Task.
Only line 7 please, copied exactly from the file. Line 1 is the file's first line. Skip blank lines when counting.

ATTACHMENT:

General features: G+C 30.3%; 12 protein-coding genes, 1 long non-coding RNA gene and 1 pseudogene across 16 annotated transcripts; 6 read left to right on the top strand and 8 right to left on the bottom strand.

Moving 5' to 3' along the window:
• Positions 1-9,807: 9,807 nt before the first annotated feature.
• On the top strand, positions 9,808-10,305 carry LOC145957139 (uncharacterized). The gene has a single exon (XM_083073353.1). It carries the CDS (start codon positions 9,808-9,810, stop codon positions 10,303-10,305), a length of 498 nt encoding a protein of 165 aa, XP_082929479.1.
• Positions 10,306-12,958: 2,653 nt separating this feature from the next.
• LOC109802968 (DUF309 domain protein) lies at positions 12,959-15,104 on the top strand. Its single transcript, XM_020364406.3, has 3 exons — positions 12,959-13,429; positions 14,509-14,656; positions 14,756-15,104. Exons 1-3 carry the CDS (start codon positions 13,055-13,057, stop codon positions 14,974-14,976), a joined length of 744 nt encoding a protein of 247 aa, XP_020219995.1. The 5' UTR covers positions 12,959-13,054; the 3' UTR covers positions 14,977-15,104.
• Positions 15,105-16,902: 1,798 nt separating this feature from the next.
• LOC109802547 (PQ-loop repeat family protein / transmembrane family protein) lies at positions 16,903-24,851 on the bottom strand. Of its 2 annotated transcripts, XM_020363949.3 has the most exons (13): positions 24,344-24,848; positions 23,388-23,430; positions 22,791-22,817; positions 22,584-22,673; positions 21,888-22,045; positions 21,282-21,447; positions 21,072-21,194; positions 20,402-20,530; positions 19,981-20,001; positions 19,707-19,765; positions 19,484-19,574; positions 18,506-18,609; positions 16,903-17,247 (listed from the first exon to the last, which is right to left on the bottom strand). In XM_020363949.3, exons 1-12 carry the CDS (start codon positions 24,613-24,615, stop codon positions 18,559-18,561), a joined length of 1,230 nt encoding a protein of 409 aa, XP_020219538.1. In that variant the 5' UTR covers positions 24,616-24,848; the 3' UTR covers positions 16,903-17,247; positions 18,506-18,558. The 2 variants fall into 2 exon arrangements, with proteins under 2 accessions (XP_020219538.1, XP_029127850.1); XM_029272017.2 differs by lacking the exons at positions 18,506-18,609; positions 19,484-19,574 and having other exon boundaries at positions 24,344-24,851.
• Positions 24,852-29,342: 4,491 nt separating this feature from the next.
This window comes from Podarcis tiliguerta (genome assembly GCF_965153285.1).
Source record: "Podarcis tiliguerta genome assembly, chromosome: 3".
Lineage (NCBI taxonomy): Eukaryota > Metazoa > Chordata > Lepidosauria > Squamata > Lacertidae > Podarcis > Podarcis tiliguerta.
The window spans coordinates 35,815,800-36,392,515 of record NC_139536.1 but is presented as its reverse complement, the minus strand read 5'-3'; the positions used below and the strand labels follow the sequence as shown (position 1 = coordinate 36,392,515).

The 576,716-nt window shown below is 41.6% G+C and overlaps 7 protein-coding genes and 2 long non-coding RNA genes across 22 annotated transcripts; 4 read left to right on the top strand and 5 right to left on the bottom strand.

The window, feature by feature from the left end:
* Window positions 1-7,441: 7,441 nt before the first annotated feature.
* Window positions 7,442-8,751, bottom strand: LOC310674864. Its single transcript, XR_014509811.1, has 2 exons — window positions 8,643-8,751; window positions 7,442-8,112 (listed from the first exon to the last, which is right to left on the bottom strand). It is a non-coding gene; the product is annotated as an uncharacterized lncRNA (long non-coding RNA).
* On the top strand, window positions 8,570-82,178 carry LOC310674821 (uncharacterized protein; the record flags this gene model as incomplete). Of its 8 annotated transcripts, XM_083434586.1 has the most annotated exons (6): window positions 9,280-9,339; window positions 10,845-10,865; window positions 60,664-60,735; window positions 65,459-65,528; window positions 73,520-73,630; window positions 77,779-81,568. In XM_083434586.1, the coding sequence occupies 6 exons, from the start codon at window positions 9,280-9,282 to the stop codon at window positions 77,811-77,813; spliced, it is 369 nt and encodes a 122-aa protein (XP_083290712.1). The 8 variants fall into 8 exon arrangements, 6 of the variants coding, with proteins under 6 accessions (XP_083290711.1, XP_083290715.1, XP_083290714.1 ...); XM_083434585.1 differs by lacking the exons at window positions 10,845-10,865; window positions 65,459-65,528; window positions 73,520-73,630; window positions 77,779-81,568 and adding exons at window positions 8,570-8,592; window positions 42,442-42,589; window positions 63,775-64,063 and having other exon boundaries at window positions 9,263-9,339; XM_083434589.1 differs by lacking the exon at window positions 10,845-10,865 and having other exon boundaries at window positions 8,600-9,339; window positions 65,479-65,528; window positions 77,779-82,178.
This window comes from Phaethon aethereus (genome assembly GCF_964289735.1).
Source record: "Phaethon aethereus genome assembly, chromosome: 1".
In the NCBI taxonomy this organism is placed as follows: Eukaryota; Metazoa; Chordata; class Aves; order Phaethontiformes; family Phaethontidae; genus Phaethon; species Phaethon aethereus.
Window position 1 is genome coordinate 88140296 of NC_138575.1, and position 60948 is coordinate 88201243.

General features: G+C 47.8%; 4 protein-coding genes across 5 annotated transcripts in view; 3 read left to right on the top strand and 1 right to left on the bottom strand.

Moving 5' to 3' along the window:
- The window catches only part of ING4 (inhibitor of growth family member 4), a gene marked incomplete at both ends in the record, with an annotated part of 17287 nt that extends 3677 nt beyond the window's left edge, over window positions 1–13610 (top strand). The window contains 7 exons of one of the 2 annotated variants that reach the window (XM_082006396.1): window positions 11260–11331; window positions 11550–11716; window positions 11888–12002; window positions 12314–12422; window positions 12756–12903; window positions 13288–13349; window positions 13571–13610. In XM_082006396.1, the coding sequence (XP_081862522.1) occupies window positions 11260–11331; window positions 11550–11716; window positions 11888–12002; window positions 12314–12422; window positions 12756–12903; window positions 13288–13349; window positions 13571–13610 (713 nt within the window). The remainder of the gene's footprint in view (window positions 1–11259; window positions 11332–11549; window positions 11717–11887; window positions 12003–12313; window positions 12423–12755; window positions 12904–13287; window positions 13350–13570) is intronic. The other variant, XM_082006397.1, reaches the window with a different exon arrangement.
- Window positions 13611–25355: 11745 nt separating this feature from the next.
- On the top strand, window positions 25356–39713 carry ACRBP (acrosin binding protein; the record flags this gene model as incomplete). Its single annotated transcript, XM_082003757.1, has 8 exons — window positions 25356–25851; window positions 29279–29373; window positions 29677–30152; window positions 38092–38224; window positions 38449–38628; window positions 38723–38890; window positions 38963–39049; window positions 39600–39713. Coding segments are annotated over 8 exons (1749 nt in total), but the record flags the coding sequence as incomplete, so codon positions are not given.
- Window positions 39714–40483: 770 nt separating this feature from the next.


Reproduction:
• Positions 15,105-16,902: 1,798 nt separating this feature from the next.